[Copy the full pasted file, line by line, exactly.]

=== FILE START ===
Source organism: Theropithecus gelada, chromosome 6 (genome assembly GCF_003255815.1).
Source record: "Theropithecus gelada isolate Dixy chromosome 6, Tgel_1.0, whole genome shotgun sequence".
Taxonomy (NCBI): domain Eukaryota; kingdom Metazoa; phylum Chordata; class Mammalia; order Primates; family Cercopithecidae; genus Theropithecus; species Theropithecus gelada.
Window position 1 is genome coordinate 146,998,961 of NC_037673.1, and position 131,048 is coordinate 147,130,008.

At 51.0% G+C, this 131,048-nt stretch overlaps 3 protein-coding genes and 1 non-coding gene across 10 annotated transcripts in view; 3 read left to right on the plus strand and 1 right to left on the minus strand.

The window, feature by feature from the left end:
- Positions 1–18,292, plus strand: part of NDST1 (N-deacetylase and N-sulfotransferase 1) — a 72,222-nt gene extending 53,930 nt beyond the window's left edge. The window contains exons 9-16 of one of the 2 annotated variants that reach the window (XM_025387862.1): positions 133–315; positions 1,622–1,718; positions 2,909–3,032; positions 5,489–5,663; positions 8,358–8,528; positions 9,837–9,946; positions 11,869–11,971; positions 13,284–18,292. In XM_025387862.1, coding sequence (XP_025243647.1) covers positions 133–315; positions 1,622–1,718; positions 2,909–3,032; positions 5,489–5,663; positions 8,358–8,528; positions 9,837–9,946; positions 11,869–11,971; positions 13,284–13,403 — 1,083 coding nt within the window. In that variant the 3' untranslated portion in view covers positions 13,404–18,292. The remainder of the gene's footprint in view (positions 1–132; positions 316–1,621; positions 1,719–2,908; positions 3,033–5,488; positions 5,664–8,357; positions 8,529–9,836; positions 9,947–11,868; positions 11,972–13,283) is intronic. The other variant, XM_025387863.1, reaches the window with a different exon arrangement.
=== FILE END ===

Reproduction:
Source organism: Theropithecus gelada, chromosome 6 (genome assembly GCF_003255815.1).
Source record: "Theropithecus gelada isolate Dixy chromosome 6, Tgel_1.0, whole genome shotgun sequence".
Taxonomy (NCBI): domain Eukaryota; kingdom Metazoa; phylum Chordata; class Mammalia; order Primates; family Cercopithecidae; genus Theropithecus; species Theropithecus gelada.
Window position 1 is genome coordinate 146,998,961 of NC_037673.1, and position 131,048 is coordinate 147,130,008.

At 51.0% G+C, this 131,048-nt stretch overlaps 3 protein-coding genes and 1 non-coding gene across 10 annotated transcripts in view; 3 read left to right on the plus strand and 1 right to left on the minus strand.

The window, feature by feature from the left end:
- Positions 1–18,292, plus strand: part of NDST1 (N-deacetylase and N-sulfotransferase 1) — a 72,222-nt gene extending 53,930 nt beyond the window's left edge. The window contains exons 9-16 of one of the 2 annotated variants that reach the window (XM_025387862.1): positions 133–315; positions 1,622–1,718; positions 2,909–3,032; positions 5,489–5,663; positions 8,358–8,528; positions 9,837–9,946; positions 11,869–11,971; positions 13,284–18,292. In XM_025387862.1, coding sequence (XP_025243647.1) covers positions 133–315; positions 1,622–1,718; positions 2,909–3,032; positions 5,489–5,663; positions 8,358–8,528; positions 9,837–9,946; positions 11,869–11,971; positions 13,284–13,403 — 1,083 coding nt within the window. In that variant the 3' untranslated portion in view covers positions 13,404–18,292. The remainder of the gene's footprint in view (positions 1–132; positions 316–1,621; positions 1,719–2,908; positions 3,033–5,488; positions 5,664–8,357; positions 8,529–9,836; positions 9,947–11,868; positions 11,972–13,283) is intronic. The other variant, XM_025387863.1, reaches the window with a different exon arrangement.